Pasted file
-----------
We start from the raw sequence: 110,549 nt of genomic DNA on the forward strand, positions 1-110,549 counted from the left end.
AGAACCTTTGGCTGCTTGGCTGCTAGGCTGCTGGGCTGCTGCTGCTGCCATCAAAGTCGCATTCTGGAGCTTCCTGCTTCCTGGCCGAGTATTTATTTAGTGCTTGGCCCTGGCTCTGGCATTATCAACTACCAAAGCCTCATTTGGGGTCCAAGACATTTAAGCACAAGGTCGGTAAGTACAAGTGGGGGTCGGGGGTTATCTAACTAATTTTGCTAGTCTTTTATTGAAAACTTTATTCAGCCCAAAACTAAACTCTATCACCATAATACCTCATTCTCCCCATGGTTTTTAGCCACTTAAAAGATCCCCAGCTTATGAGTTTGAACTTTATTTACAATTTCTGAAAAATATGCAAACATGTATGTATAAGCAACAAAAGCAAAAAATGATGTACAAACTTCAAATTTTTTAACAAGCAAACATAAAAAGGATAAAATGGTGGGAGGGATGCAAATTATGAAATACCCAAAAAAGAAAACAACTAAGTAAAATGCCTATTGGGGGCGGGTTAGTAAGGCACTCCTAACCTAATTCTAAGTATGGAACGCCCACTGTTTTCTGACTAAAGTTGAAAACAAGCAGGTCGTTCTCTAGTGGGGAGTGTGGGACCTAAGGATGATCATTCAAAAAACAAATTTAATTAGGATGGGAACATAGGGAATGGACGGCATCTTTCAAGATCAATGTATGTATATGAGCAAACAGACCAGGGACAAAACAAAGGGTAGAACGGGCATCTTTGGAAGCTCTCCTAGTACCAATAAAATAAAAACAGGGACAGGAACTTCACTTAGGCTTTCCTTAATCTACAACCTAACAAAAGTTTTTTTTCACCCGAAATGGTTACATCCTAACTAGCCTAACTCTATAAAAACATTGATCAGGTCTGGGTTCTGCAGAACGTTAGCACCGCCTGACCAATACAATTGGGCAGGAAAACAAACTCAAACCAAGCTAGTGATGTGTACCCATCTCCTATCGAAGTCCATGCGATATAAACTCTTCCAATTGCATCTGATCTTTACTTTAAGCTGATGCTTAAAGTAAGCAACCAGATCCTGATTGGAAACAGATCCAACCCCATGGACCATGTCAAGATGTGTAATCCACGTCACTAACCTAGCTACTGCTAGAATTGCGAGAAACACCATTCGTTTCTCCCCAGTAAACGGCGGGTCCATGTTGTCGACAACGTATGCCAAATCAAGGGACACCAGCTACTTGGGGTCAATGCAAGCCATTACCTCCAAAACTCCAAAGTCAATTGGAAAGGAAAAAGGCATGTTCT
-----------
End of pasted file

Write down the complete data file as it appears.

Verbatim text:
We start from the raw sequence: 110,549 nt of genomic DNA on the forward strand, positions 1-110,549 counted from the left end.
AGAACCTTTGGCTGCTTGGCTGCTAGGCTGCTGGGCTGCTGCTGCTGCCATCAAAGTCGCATTCTGGAGCTTCCTGCTTCCTGGCCGAGTATTTATTTAGTGCTTGGCCCTGGCTCTGGCATTATCAACTACCAAAGCCTCATTTGGGGTCCAAGACATTTAAGCACAAGGTCGGTAAGTACAAGTGGGGGTCGGGGGTTATCTAACTAATTTTGCTAGTCTTTTATTGAAAACTTTATTCAGCCCAAAACTAAACTCTATCACCATAATACCTCATTCTCCCCATGGTTTTTAGCCACTTAAAAGATCCCCAGCTTATGAGTTTGAACTTTATTTACAATTTCTGAAAAATATGCAAACATGTATGTATAAGCAACAAAAGCAAAAAATGATGTACAAACTTCAAATTTTTTAACAAGCAAACATAAAAAGGATAAAATGGTGGGAGGGATGCAAATTATGAAATACCCAAAAAAGAAAACAACTAAGTAAAATGCCTATTGGGGGCGGGTTAGTAAGGCACTCCTAACCTAATTCTAAGTATGGAACGCCCACTGTTTTCTGACTAAAGTTGAAAACAAGCAGGTCGTTCTCTAGTGGGGAGTGTGGGACCTAAGGATGATCATTCAAAAAACAAATTTAATTAGGATGGGAACATAGGGAATGGACGGCATCTTTCAAGATCAATGTATGTATATGAGCAAACAGACCAGGGACAAAACAAAGGGTAGAACGGGCATCTTTGGAAGCTCTCCTAGTACCAATAAAATAAAAACAGGGACAGGAACTTCACTTAGGCTTTCCTTAATCTACAACCTAACAAAAGTTTTTTTTCACCCGAAATGGTTACATCCTAACTAGCCTAACTCTATAAAAACATTGATCAGGTCTGGGTTCTGCAGAACGTTAGCACCGCCTGACCAATACAATTGGGCAGGAAAACAAACTCAAACCAAGCTAGTGATGTGTACCCATCTCCTATCGAAGTCCATGCGATATAAACTCTTCCAATTGCATCTGATCTTTACTTTAAGCTGATGCTTAAAGTAAGCAACCAGATCCTGATTGGAAACAGATCCAACCCCATGGACCATGTCAAGATGTGTAATCCACGTCACTAACCTAGCTACTGCTAGAATTGCGAGAAACACCATTCGTTTCTCCCCAGTAAACGGCGGGTCCATGTTGTCGACAACGTATGCCAAATCAAGGGACACCAGCTACTTGGGGTCAATGCAAGCCATTACCTCCAAAACTCCAAAGTCAATTGGAAAGGAAAAAGGCATGTTCT